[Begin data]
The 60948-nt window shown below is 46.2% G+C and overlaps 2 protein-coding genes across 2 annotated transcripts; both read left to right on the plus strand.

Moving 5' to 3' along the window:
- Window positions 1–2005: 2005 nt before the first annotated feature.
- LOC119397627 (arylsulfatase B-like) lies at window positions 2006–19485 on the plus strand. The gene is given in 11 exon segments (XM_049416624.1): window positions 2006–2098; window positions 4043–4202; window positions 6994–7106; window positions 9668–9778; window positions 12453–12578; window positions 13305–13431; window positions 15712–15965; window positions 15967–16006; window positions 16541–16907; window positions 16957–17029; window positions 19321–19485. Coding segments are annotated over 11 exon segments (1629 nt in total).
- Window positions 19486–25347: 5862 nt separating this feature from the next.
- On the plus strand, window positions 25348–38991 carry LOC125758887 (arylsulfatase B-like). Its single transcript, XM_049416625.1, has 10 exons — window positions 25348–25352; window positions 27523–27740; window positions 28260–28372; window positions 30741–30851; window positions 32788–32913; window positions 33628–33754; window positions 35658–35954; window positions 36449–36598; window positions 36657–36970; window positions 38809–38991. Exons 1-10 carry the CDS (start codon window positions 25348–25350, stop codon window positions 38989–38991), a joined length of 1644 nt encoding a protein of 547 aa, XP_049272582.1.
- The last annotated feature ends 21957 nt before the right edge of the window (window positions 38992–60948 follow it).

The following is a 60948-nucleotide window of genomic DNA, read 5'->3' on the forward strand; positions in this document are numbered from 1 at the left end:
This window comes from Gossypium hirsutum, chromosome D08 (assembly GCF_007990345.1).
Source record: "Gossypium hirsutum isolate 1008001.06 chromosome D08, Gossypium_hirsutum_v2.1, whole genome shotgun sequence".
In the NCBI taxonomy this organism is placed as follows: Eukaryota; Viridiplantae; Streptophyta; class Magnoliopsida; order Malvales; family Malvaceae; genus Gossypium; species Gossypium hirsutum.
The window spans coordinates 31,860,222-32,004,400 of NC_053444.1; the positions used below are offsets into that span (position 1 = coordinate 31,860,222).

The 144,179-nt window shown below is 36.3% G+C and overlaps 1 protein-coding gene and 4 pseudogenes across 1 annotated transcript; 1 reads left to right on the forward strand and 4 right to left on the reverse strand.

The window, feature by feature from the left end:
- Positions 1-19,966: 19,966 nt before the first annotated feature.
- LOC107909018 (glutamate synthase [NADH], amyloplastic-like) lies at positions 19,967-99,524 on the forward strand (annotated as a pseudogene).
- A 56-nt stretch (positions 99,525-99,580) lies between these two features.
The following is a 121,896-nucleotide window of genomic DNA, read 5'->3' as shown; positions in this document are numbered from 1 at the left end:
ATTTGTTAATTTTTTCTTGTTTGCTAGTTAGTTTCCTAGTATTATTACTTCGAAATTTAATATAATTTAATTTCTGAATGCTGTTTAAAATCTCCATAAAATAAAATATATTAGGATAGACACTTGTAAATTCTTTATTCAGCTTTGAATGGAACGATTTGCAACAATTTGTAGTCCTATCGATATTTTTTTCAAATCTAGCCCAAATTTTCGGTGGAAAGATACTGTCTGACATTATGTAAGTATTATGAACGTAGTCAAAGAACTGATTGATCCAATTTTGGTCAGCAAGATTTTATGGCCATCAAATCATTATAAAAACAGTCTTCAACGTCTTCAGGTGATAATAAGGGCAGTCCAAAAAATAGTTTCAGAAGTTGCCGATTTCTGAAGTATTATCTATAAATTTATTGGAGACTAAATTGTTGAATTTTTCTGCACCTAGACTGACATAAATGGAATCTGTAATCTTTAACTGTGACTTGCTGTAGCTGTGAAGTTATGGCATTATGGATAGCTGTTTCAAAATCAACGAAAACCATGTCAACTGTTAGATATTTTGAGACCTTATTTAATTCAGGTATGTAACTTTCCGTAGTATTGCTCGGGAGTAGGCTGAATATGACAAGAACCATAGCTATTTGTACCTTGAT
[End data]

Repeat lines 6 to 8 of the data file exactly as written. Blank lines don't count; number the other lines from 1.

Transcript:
- On the plus strand, window positions 25348–38991 carry LOC125758887 (arylsulfatase B-like). Its single transcript, XM_049416625.1, has 10 exons — window positions 25348–25352; window positions 27523–27740; window positions 28260–28372; window positions 30741–30851; window positions 32788–32913; window positions 33628–33754; window positions 35658–35954; window positions 36449–36598; window positions 36657–36970; window positions 38809–38991. Exons 1-10 carry the CDS (start codon window positions 25348–25350, stop codon window positions 38989–38991), a joined length of 1644 nt encoding a protein of 547 aa, XP_049272582.1.
- The last annotated feature ends 21957 nt before the right edge of the window (window positions 38992–60948 follow it).

The following is a 60948-nucleotide window of genomic DNA, read 5'->3' on the forward strand; positions in this document are numbered from 1 at the left end: